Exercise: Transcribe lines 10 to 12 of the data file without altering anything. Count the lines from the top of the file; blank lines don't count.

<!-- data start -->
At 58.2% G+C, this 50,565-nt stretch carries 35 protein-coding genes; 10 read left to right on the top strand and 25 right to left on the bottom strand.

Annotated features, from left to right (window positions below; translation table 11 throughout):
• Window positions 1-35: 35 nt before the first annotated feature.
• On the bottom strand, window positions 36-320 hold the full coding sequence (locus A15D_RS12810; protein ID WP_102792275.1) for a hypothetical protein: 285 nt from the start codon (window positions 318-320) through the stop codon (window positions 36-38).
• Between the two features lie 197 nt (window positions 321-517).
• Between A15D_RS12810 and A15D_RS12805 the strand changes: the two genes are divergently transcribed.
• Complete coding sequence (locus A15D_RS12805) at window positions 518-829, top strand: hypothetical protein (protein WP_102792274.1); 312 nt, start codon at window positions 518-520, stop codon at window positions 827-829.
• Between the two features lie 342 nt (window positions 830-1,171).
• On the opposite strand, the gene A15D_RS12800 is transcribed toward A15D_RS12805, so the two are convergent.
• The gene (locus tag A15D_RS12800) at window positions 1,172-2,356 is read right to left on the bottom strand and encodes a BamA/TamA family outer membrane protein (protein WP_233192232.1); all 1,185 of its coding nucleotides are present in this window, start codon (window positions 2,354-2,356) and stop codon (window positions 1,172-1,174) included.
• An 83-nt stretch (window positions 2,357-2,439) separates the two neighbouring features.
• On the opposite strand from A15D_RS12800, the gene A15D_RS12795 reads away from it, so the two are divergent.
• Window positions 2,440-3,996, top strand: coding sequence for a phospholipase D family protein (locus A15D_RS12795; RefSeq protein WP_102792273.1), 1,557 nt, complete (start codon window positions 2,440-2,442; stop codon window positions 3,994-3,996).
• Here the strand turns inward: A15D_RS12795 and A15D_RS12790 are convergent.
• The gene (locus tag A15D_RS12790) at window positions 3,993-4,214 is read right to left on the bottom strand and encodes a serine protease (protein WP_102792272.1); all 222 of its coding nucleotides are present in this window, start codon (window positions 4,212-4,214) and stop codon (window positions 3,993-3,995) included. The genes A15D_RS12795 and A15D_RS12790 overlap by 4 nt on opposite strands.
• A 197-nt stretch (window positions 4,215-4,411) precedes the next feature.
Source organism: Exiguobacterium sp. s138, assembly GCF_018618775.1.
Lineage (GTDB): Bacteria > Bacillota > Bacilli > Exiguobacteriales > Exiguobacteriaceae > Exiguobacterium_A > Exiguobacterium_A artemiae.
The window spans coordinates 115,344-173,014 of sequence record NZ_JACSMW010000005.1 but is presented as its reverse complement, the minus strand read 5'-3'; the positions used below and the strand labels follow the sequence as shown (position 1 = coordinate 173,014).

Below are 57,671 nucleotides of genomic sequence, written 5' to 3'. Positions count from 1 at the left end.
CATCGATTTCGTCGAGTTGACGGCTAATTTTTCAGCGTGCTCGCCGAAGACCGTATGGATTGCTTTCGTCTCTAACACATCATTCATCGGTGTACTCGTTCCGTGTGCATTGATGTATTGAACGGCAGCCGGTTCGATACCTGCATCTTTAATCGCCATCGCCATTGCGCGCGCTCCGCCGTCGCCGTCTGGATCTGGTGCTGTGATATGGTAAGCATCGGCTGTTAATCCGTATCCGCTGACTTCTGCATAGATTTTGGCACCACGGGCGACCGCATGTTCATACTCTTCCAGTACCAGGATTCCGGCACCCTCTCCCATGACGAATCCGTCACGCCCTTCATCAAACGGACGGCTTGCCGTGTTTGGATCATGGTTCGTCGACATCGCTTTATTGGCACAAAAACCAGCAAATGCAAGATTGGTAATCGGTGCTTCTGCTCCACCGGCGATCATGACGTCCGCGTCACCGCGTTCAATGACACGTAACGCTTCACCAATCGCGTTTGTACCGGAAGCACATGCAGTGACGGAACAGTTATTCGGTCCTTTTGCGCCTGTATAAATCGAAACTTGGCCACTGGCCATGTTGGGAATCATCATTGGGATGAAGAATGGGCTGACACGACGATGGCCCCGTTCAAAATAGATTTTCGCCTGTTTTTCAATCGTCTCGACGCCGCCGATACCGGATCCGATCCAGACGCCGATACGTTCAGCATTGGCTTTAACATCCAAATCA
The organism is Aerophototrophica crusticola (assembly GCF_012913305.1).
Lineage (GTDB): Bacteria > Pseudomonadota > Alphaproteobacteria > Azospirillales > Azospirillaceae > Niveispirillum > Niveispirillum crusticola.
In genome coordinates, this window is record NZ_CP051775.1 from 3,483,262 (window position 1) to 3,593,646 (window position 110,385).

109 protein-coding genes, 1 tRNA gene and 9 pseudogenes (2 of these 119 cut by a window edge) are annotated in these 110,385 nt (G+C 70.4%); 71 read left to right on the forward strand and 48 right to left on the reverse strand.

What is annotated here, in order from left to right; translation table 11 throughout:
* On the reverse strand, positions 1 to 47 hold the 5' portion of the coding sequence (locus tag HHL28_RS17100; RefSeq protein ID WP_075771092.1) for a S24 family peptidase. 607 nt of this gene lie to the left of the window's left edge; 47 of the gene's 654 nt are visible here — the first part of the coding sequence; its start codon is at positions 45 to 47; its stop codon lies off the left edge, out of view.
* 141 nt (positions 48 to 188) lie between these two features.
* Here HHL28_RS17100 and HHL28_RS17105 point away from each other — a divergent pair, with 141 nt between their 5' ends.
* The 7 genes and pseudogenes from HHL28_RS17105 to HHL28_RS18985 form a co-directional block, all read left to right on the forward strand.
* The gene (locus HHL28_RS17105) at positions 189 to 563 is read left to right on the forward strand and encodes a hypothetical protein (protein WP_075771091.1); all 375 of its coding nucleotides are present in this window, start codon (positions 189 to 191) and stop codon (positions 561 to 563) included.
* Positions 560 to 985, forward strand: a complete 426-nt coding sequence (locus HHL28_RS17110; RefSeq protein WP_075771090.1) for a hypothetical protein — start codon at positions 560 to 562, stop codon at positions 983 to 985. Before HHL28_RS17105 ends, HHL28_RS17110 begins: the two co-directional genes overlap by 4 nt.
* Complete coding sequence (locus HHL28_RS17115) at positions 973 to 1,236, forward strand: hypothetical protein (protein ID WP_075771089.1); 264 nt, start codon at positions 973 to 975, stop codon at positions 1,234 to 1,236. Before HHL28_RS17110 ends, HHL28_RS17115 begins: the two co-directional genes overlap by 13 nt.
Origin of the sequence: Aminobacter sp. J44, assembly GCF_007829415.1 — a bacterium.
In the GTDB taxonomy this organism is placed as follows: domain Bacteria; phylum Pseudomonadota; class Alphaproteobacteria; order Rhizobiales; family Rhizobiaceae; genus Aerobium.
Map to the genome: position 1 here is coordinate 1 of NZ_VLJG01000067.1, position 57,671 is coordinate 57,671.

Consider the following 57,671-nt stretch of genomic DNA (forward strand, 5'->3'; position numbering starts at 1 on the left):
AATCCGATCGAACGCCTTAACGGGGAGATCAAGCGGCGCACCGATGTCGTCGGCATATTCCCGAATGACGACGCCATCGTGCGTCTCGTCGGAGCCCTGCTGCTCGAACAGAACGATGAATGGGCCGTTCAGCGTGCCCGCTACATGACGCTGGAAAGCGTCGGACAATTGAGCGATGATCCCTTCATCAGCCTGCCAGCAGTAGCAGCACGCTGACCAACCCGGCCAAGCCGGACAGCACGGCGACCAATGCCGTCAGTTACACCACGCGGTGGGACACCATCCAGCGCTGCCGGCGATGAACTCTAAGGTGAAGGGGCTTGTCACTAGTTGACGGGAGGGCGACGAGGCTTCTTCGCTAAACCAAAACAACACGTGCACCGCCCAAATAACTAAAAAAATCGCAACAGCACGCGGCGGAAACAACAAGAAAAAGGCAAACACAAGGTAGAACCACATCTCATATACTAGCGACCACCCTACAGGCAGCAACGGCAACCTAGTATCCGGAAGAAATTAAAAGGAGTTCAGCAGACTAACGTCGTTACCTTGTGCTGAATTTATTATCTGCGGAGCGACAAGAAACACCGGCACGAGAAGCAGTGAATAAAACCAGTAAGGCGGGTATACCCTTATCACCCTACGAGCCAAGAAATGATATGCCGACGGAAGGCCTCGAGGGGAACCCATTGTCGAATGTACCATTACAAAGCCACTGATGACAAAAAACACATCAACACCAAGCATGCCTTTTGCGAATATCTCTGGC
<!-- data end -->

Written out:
• The gene (locus tag A15D_RS12800) at window positions 1,172-2,356 is read right to left on the bottom strand and encodes a BamA/TamA family outer membrane protein (protein WP_233192232.1); all 1,185 of its coding nucleotides are present in this window, start codon (window positions 2,354-2,356) and stop codon (window positions 1,172-1,174) included.
• An 83-nt stretch (window positions 2,357-2,439) separates the two neighbouring features.
• On the opposite strand from A15D_RS12800, the gene A15D_RS12795 reads away from it, so the two are divergent.